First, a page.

In this video (which you can watch by clicking the link) I talk about biodiversity, and the chalk streams. Labour is committed to doing more to help, so please vote for your Labour candidate on Thursday May 6.

The last few days of campaigning

The local elections are on May 6, and the Labour teams are still out around Cambridge talking to residents, delivering our leaflets, and working for your vote. I was delivering in Glenalmond this weekend, and I’ll be out in other parts of Petersfield today.

To find out more about how we’re delivering for communities here Cambridge  take a look at our manifesto online at https://cambridgelabour.org.uk/manifesto-2021/

My candidate statement

If you go to the Petersfield Labour website you can read more about me and why I’m standing.

I thought it would be useful to put it here too..


I’m Katie Thornburrow and I’m currently the city councillor for Trumpington Ward, but following the reallocation of large areas of the ward as a result of the boundary review I am standing for re-election this May in Petersfield.

I moved to Cambridge in 1986 to work as an architect. Since then, I’ve built my own architectural practice in the city, with an office on King’s Parade. My job has given me a lot of insight into the need for us to create good spaces for people to live and work in, as well as a passionate concern for issues of sustainability and ensuring a low carbon future. I’ve always been concerned about our food supply and how we make sure that we have good food that is sourced in a local, socially just, and sustainable way, so I did a Master’s Degree on Food Policy.

I was elected in May 2018, when I won Trumpington ward by four votes and became the first Labour councillor there for 73 years, since Edward Andrews in 1945-46.  I’m now the Executive Councillor for Planning Policy and Open Spaces, which means I’m responsible for the planning service and for all the parks and other council-owned public spaces in Cambridge.

For me, the most satisfying thing about being a councillor is making a difference to people’s lives, whether that’s something simple like sorting out a bus stop or an overgrown hedge, or something much bigger like delivering Labour’s promises on council homes, congestion, and enhancing biodiversity.  I love the day to day contact with local residents and the sense that I can help in their lives in the short and long term.

When I became a councillor, and then an executive councillor, I decided to reduce my other work so that I could give it the majority of my time. Doing that is a privilege, and I know that many other councillors have to fit their commitments in with their jobs.  This has meant that I can take part in a wide range of activities, and joined a range of council committees including Civic Affairs, Employment (Senior Officers), Employment Appeals, Joint Development Control Committee – Cambridge Fringes, and Development Control Forum, Planning, and the Joint Planning Advisory Group. I am vice-chair of the South Area Committee which includes councillors from Queen Edith’s, Trumpington and Cherry Hinton.  I sit on on the Clay Farm Advisory Board, and  I am a trustee of the Storey’s Field Community Trust, as well as being the City Council member representative on  Natural Cambridgeshire, Water Resources East, and the Future Parks Accelerator Project.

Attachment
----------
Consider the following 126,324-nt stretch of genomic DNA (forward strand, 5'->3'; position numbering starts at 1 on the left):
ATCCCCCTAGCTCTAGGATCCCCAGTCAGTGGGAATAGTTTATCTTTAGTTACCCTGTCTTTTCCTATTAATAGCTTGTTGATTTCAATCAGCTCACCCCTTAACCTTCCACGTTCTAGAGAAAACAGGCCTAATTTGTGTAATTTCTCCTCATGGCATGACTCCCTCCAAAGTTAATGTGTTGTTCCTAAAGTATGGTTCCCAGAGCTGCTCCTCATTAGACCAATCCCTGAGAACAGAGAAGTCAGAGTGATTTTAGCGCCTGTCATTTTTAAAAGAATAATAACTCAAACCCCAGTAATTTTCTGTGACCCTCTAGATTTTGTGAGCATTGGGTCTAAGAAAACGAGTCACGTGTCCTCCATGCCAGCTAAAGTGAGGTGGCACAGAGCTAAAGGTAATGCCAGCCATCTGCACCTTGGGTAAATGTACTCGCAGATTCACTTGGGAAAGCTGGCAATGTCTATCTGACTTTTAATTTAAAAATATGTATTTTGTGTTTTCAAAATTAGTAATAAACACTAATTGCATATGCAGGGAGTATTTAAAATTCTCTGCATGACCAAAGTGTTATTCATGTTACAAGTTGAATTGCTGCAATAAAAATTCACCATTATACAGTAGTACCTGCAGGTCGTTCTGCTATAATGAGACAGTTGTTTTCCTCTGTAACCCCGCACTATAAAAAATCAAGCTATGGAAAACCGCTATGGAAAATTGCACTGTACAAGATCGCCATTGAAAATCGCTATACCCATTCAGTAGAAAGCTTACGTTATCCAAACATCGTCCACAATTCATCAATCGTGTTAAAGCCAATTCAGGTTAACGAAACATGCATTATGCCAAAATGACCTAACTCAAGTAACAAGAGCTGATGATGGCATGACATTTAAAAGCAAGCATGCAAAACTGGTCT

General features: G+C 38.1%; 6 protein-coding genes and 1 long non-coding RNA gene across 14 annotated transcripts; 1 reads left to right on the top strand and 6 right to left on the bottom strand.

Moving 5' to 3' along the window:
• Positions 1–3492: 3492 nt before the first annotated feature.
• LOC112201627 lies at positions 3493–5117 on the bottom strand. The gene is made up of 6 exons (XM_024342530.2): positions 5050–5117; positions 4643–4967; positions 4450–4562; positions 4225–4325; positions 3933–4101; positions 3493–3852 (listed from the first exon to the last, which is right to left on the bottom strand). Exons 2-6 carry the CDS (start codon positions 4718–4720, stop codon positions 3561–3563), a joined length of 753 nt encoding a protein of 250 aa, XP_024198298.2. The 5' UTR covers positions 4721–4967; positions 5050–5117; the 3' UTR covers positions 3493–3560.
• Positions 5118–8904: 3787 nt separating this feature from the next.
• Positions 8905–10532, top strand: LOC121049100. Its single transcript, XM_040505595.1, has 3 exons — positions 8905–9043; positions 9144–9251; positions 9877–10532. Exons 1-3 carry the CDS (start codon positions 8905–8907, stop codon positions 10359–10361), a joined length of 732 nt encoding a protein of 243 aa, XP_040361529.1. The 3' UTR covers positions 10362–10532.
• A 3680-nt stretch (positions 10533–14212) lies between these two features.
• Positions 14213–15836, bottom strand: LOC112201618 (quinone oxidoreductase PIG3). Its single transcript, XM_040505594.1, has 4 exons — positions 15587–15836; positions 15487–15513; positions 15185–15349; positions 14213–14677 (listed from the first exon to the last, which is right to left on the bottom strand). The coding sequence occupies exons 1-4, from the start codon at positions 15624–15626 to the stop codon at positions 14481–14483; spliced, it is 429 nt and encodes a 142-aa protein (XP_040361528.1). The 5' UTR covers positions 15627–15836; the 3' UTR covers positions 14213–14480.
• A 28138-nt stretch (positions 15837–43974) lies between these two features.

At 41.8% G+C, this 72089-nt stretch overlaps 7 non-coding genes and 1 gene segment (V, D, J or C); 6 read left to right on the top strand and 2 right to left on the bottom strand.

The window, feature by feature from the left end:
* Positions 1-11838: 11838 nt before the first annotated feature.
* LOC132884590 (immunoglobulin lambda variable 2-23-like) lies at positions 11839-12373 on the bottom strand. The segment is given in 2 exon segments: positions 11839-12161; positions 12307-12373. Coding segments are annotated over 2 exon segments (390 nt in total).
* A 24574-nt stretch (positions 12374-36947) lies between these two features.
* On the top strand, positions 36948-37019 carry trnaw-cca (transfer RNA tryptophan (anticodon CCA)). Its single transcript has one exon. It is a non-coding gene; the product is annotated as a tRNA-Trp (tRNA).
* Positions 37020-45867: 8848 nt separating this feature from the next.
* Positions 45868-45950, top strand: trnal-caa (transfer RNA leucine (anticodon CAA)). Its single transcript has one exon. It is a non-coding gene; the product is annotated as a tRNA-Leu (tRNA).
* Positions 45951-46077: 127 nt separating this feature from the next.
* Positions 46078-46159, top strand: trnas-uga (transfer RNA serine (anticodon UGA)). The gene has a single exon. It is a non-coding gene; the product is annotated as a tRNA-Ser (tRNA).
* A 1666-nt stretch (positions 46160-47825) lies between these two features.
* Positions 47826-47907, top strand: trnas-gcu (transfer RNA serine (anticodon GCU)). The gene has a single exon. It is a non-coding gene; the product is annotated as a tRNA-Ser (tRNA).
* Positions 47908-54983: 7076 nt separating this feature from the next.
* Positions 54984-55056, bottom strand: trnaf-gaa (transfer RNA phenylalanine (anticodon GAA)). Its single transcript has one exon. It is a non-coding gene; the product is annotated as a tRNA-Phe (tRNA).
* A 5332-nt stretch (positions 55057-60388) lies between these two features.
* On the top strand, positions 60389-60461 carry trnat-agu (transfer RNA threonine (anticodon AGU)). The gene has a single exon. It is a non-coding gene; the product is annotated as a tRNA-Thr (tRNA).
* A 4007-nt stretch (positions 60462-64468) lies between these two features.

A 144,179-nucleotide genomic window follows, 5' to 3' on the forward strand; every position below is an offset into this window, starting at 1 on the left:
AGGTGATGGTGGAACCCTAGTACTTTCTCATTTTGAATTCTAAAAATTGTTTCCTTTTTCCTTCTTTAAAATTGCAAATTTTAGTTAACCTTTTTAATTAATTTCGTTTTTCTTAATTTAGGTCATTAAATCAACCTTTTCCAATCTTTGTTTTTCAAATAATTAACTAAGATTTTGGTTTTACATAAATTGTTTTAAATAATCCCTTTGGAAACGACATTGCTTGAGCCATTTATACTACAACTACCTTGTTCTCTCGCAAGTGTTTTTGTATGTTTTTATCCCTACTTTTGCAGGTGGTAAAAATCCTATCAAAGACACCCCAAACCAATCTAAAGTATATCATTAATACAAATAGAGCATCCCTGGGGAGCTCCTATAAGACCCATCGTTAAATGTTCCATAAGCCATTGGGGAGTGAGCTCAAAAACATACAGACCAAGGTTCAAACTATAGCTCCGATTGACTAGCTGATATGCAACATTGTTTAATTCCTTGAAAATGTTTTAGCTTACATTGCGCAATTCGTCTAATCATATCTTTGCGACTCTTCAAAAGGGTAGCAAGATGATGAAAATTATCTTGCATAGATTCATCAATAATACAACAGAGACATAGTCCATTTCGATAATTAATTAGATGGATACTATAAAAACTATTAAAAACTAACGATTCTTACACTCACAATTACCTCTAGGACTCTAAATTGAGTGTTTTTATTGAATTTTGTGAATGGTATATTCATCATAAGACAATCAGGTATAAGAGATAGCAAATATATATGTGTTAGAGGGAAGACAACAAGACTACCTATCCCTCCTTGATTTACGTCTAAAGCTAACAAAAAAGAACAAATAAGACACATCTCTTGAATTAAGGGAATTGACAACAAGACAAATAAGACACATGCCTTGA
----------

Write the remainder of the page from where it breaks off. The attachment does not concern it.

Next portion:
I’m very involved in drawing up the next local plan, which will help decide how Cambridge changes to 2041, helping  to ensure the priorities of Climate Crisis, Biodiversity and Green Spaces, Wellbeing and Equality and Great Places are properly reflected. In Petersfield we have to look after and nurture our open spaces. We also need to deal with traffic congestion and the air quality problems it causes, and I will work hard to support active transport and make the station cyclepoint fit for purpose.

At a ward level, I’m really proud of work to deliver promised allotments on new developments, and managing to reroute a proposed cycle path that would have run directly through the new community garden.  Last March I was able to support the Trumpington Food Hub as it got established, and I continue to volunteer there. I helped to set up and manage the trumpington.info community website.

In planning, I have been guiding the planning team through the process of integration into a shared planning service, and representing Cambridge residents as we prepare the next local plan to set out how development will take place in and around Cambridge to 2041. In my Open Spaces role I am working to  protect and enhance these spaces so that they continue as an important places for our residents, and  increase the understanding and amount of biodiversity in the city and beyond – for example with the very well-received hedgehog campaign.

As a council we have achieved an enormous amount, especially around delivering our promises on building council homes and protecting the natural environment. Under my direction the open spaces team stopped using herbicides on our land, and we have planted over two thousand trees, and created new open spaces and wildflower meadows throughout Cambridge.

I am standing for re-election because I want to make sure that decisions made by local government reflect the interests of everyone, not just a privileged few.  I want to continue to deliver Labour’s promises, and carry on standing up for the environment.  We need find ways to live that balance people’s needs for a good quality of life with the planet’s need for us to live sustainably, and the city council has a key role to play in this